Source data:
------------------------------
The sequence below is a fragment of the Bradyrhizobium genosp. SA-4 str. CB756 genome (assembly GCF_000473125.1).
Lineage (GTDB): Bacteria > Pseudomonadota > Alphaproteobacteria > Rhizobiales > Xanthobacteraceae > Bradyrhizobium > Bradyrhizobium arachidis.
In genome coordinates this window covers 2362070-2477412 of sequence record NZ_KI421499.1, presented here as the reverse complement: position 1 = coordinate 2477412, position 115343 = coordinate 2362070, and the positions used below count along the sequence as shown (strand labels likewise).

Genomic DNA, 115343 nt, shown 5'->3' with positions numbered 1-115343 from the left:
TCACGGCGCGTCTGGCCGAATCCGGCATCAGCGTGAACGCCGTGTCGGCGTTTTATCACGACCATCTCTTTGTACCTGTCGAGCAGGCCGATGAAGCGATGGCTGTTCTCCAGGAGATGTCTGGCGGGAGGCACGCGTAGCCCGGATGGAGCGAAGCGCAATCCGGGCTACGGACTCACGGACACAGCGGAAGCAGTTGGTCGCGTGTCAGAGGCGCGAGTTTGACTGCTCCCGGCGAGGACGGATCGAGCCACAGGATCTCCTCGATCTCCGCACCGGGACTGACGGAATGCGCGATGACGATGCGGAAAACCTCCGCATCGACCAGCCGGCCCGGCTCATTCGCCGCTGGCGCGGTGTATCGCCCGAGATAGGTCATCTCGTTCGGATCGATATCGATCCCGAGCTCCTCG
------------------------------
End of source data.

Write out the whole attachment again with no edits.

The sequence below is a fragment of the Bradyrhizobium genosp. SA-4 str. CB756 genome (assembly GCF_000473125.1).
Lineage (GTDB): Bacteria > Pseudomonadota > Alphaproteobacteria > Rhizobiales > Xanthobacteraceae > Bradyrhizobium > Bradyrhizobium arachidis.
In genome coordinates this window covers 2362070-2477412 of sequence record NZ_KI421499.1, presented here as the reverse complement: position 1 = coordinate 2477412, position 115343 = coordinate 2362070, and the positions used below count along the sequence as shown (strand labels likewise).

Genomic DNA, 115343 nt, shown 5'->3' with positions numbered 1-115343 from the left:
TCACGGCGCGTCTGGCCGAATCCGGCATCAGCGTGAACGCCGTGTCGGCGTTTTATCACGACCATCTCTTTGTACCTGTCGAGCAGGCCGATGAAGCGATGGCTGTTCTCCAGGAGATGTCTGGCGGGAGGCACGCGTAGCCCGGATGGAGCGAAGCGCAATCCGGGCTACGGACTCACGGACACAGCGGAAGCAGTTGGTCGCGTGTCAGAGGCGCGAGTTTGACTGCTCCCGGCGAGGACGGATCGAGCCACAGGATCTCCTCGATCTCCGCACCGGGACTGACGGAATGCGCGATGACGATGCGGAAAACCTCCGCATCGACCAGCCGGCCCGGCTCATTCGCCGCTGGCGCGGTGTATCGCCCGAGATAGGTCATCTCGTTCGGATCGATATCGATCCCGAGCTCCTCG